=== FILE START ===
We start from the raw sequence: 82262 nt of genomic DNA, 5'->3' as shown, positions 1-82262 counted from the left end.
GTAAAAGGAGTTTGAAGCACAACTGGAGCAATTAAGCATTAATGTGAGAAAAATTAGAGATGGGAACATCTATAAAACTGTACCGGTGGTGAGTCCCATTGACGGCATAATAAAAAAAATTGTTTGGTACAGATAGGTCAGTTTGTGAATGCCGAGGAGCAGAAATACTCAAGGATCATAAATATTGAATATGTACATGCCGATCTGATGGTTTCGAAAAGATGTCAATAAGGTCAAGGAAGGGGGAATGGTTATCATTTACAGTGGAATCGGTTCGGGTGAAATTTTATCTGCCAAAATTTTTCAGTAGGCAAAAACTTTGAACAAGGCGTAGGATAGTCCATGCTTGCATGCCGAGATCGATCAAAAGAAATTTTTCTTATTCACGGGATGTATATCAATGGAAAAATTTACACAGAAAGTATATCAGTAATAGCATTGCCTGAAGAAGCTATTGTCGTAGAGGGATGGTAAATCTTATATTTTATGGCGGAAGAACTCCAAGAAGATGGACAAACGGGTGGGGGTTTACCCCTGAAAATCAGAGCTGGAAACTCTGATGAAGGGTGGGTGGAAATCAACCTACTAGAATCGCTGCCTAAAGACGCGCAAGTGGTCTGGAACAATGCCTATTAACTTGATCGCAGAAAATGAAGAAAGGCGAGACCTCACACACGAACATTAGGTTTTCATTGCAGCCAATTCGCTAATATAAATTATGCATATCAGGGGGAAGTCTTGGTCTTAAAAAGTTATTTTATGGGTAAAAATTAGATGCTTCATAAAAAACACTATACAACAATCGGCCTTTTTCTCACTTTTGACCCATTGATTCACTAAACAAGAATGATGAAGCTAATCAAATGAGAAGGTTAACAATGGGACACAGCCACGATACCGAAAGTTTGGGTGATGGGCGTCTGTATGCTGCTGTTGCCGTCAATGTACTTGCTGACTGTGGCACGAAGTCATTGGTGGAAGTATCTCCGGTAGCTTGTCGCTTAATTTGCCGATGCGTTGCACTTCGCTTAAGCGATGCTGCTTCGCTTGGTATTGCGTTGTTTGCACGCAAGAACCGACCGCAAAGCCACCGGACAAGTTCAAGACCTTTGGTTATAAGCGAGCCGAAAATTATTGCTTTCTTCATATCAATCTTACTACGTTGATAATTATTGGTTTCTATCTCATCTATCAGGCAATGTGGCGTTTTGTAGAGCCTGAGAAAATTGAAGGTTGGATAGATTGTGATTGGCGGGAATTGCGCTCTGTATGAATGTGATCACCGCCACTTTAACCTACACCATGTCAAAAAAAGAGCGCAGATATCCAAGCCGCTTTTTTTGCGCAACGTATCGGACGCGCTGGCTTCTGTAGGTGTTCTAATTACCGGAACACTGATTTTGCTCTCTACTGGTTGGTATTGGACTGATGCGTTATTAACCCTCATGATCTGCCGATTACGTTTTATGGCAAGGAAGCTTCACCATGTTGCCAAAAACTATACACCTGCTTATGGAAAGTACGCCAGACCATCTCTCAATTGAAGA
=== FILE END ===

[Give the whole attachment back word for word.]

We start from the raw sequence: 82262 nt of genomic DNA, 5'->3' as shown, positions 1-82262 counted from the left end.
GTAAAAGGAGTTTGAAGCACAACTGGAGCAATTAAGCATTAATGTGAGAAAAATTAGAGATGGGAACATCTATAAAACTGTACCGGTGGTGAGTCCCATTGACGGCATAATAAAAAAAATTGTTTGGTACAGATAGGTCAGTTTGTGAATGCCGAGGAGCAGAAATACTCAAGGATCATAAATATTGAATATGTACATGCCGATCTGATGGTTTCGAAAAGATGTCAATAAGGTCAAGGAAGGGGGAATGGTTATCATTTACAGTGGAATCGGTTCGGGTGAAATTTTATCTGCCAAAATTTTTCAGTAGGCAAAAACTTTGAACAAGGCGTAGGATAGTCCATGCTTGCATGCCGAGATCGATCAAAAGAAATTTTTCTTATTCACGGGATGTATATCAATGGAAAAATTTACACAGAAAGTATATCAGTAATAGCATTGCCTGAAGAAGCTATTGTCGTAGAGGGATGGTAAATCTTATATTTTATGGCGGAAGAACTCCAAGAAGATGGACAAACGGGTGGGGGTTTACCCCTGAAAATCAGAGCTGGAAACTCTGATGAAGGGTGGGTGGAAATCAACCTACTAGAATCGCTGCCTAAAGACGCGCAAGTGGTCTGGAACAATGCCTATTAACTTGATCGCAGAAAATGAAGAAAGGCGAGACCTCACACACGAACATTAGGTTTTCATTGCAGCCAATTCGCTAATATAAATTATGCATATCAGGGGGAAGTCTTGGTCTTAAAAAGTTATTTTATGGGTAAAAATTAGATGCTTCATAAAAAACACTATACAACAATCGGCCTTTTTCTCACTTTTGACCCATTGATTCACTAAACAAGAATGATGAAGCTAATCAAATGAGAAGGTTAACAATGGGACACAGCCACGATACCGAAAGTTTGGGTGATGGGCGTCTGTATGCTGCTGTTGCCGTCAATGTACTTGCTGACTGTGGCACGAAGTCATTGGTGGAAGTATCTCCGGTAGCTTGTCGCTTAATTTGCCGATGCGTTGCACTTCGCTTAAGCGATGCTGCTTCGCTTGGTATTGCGTTGTTTGCACGCAAGAACCGACCGCAAAGCCACCGGACAAGTTCAAGACCTTTGGTTATAAGCGAGCCGAAAATTATTGCTTTCTTCATATCAATCTTACTACGTTGATAATTATTGGTTTCTATCTCATCTATCAGGCAATGTGGCGTTTTGTAGAGCCTGAGAAAATTGAAGGTTGGATAGATTGTGATTGGCGGGAATTGCGCTCTGTATGAATGTGATCACCGCCACTTTAACCTACACCATGTCAAAAAAAGAGCGCAGATATCCAAGCCGCTTTTTTTGCGCAACGTATCGGACGCGCTGGCTTCTGTAGGTGTTCTAATTACCGGAACACTGATTTTGCTCTCTACTGGTTGGTATTGGACTGATGCGTTATTAACCCTCATGATCTGCCGATTACGTTTTATGGCAAGGAAGCTTCACCATGTTGCCAAAAACTATACACCTGCTTATGGAAAGTACGCCAGACCATCTCTCAATTGAAGA